22 October 2010

UK’s shared space progress races ahead

The UK has raced ‘miles ahead’ on shared space and is now the envy of the international community, according to a leading consultant.

Ben Hamilton-Baillie, director of Hamilton-Baillie Associates, said the much-publicised Ashford shared-space scheme had ‘completely silenced the critics’. The UK was now ‘leading the race’ – having made a slow start – and was even the envy of the pioneering Dutch and Danish, as well as the US, he told Surveyor.

He said Manual for streets 2 (MfS2) (Surveyor, 8 October 2010), the latest guidance on street design endorsed by the Department for Transport (DfT), was a ‘pretty encouraging policy statement’. MfS2 encourages the use of shared space on busy urban streets, where appropriate, but emphasises the importance of approaching such schemes with clear objectives.

The latest schemes in an advanced stage of development include Exhibition Road in west London, and Widemarsh Street in Hereford. The latter project is on a major route into the centre of Hereford, and marks an ‘important first step towards connecting the centre with its hinterland,’ Mr Hamilton- Baillie said.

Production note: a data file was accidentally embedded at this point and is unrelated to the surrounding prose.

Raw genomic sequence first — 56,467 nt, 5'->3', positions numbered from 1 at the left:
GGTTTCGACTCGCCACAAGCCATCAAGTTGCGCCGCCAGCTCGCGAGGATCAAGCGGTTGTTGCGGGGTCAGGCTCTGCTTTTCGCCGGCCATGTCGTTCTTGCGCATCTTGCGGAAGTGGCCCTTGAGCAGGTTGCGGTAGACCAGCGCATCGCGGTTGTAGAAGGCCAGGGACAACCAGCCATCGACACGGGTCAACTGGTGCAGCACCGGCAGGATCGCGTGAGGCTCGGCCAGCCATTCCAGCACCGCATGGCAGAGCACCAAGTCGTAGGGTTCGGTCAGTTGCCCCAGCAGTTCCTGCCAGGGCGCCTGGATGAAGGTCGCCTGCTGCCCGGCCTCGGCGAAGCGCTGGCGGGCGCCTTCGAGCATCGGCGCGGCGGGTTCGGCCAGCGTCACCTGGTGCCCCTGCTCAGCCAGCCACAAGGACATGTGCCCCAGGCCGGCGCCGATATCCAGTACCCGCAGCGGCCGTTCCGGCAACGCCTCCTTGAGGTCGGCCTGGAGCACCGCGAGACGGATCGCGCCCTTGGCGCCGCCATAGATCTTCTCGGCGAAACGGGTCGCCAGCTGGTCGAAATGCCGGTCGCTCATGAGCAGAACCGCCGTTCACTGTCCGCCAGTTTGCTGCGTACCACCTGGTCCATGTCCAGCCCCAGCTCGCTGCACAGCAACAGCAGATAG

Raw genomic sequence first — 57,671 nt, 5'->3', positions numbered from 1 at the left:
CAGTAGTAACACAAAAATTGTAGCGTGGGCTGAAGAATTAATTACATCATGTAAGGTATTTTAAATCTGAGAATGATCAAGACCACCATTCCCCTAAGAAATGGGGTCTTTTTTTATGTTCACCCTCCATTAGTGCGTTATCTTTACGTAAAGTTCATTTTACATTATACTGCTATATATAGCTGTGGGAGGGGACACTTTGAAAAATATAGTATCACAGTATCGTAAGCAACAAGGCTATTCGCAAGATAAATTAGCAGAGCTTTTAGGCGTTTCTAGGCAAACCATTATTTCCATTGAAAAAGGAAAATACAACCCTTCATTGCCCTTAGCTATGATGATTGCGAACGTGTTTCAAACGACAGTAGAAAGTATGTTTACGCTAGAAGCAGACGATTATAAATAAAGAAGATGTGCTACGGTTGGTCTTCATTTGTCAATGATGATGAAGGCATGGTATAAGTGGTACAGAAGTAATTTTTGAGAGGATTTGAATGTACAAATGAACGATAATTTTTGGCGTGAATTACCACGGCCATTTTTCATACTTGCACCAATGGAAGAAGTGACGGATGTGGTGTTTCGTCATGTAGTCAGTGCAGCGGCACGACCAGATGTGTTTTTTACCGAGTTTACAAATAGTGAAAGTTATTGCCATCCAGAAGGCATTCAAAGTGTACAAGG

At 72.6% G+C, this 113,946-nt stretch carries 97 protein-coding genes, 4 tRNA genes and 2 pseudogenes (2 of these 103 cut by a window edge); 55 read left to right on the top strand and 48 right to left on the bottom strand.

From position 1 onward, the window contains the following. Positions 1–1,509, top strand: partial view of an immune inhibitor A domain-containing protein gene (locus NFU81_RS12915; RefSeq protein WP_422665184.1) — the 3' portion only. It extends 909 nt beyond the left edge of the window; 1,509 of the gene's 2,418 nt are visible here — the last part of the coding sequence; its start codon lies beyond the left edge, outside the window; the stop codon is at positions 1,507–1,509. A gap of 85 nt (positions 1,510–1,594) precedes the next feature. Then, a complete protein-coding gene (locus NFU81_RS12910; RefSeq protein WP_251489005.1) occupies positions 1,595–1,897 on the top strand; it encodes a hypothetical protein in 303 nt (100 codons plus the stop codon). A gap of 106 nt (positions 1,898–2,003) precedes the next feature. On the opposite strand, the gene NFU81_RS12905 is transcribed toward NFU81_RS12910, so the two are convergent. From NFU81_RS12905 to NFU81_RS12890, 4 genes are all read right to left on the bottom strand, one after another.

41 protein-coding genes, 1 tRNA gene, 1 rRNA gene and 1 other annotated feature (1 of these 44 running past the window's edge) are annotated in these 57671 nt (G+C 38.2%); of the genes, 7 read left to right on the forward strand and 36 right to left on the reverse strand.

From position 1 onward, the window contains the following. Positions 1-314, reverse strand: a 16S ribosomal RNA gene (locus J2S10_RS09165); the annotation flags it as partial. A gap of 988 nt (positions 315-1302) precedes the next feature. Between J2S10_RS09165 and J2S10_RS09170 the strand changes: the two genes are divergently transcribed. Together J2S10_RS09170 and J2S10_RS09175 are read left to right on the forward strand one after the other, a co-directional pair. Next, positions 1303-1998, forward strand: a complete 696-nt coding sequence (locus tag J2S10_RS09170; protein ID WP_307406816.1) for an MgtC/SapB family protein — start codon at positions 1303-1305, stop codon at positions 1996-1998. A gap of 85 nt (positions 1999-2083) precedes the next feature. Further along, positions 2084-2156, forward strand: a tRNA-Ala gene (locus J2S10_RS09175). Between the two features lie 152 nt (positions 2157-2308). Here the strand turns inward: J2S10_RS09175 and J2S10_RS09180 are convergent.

Due to open in November, the route will encourage visitors to the city to move between the historic core and a new retail and leisure development planned by Hereford Futures.

However, shared space has met resistance in some parts of the country, most notably from Manchester City Council, which last year banned it on residential streets.

A spokesman for the charity, Guide Dogs, disputed Mr Hamilton-Baillie’s claims over the Ashford project, saying its members ‘aren’t going there on their own, if they go at all’.

Kensington and Chelsea RBC is trialling a means of delineation on Exhibition Road, proposed by the charity for blind and partially-sighted people. Guide Dogs negotiated to work with the council on Exhibition Road and subsequently, dropped its legal action against the project. ‘Shared space need not mean shared surface – our policy position remains the same,’ the spokesman said.

Her comments are backed up a by a new study which found improved street design could help blind and partially-sighted people to become more mobile and less isolated. Sight line: Designing better streets for people with low vision discovered that design played a big role in giving people with low vision the confidence to use streets and public spaces.

The CABE-funded study found that local authorities used blister paving differently to demarcate the pavement edge at both controlled and uncontrolled crossings. The study argued that national guidance must be clearer, and local authorities should co-ordinate across boroughs to provide more consistent information.
 
comments powered by Disqus
Sign Up